New Class of Pt Complexes for Solar Cells

New Class of Pt Complexes for Solar Cells

Author: Sarah Millar

Tremendous progress has been made in the development of solar cells based on panchromatic ruthenium dyes. The most efficient photosensitizer, the RuII polypyridine complex, achieves up to 11.4 % efficiency. However, one of the disadvantages of using Ru complexes is their limited absorption in the visible region. Thus, the hunt continues for new materials that can enhance the light absorption capability in this region and so enhance the overall efficiency.

Vivian Yam and co-workers, University of Hong Kong, China, have created a new class of molecular dyads comprising metalloporphyrin-linked alkynylplatinum(II) polypyridine complexes with carboxylic acids as anchoring groups. These complexes undergo charge transfer from the alkynylplatinum(II) terpyridine units to the metalloporphyrin units, giving them interesting electronic absorption and redox properties. UV/Vis absorption studies indicated that all of the complexes displayed intense absorptions in the high-energy region, more-intense absorption bands at about 420–450 nm, and less-intense absorptions in the low-energy region. All of the complexes could sensitize a nanocrystalline TiO2 electrode efficiently, as revealed by the excited-state redox potentials. These showed that the complexes were able to inject an electron into the conduction band of TiO2.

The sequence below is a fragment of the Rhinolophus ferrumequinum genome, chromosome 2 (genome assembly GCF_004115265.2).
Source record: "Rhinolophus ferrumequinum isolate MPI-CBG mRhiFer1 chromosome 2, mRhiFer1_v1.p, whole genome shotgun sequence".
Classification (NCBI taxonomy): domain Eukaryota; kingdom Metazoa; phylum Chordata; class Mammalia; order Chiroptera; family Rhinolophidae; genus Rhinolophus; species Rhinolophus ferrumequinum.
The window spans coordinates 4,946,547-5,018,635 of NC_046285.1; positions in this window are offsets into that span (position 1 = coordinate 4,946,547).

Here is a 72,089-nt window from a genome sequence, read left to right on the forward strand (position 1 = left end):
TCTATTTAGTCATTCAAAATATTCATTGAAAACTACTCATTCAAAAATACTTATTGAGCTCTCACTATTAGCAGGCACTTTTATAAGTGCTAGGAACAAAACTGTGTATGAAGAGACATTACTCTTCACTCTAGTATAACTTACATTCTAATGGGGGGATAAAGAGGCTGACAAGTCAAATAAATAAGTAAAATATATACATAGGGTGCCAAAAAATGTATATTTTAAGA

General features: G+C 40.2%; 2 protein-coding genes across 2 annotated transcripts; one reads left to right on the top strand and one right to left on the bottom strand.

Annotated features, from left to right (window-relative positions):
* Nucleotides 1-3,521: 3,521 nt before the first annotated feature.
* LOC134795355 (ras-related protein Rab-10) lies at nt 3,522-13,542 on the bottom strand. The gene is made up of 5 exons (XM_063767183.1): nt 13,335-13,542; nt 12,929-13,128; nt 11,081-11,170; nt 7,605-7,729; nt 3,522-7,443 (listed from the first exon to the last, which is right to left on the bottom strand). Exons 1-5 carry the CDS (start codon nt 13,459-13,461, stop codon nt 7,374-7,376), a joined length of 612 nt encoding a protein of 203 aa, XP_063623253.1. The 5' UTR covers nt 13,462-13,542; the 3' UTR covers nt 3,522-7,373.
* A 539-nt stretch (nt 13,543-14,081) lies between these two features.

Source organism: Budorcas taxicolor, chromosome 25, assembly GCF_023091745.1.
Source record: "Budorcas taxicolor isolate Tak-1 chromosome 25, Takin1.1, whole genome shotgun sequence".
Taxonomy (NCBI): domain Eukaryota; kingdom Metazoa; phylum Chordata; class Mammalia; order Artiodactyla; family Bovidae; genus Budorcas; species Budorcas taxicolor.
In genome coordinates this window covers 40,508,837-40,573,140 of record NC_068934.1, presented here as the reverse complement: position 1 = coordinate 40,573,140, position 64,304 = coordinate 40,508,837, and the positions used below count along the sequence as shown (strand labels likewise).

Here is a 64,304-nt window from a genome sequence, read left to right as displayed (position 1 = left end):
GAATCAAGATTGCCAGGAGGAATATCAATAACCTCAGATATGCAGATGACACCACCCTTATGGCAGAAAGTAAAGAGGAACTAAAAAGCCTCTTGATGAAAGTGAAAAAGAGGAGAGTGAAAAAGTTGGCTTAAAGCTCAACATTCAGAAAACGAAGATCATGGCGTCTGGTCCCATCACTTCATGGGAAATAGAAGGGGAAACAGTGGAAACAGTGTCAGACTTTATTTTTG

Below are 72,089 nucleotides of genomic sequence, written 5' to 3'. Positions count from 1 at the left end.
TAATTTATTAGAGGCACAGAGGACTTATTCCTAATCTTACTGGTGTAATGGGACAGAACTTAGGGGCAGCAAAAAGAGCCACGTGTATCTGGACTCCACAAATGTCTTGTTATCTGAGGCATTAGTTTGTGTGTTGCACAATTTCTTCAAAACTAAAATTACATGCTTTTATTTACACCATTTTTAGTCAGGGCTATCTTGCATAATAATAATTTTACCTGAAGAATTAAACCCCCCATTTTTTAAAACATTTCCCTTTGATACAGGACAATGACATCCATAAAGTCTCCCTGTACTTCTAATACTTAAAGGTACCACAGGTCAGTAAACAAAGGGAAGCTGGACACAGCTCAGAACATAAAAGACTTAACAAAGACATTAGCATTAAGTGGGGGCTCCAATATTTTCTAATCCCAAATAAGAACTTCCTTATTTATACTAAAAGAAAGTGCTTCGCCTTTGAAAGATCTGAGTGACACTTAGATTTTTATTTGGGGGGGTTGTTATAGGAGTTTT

A dye-sensitized solar cell (DSSC) based on the best complex showed a short-circuit photocurrent of 10.1 mAcm–2, an open-circuit voltage of 0.64 V, and a fill factor of 0.52, giving an overall power conversion efficiency of 3.4 %. Although this value is not comparable with the RuII polypyridine complex, the team believes that this class of complexes may inspire new donor-acceptor metal-ligand chromophores and photosensitizers with improved properties.

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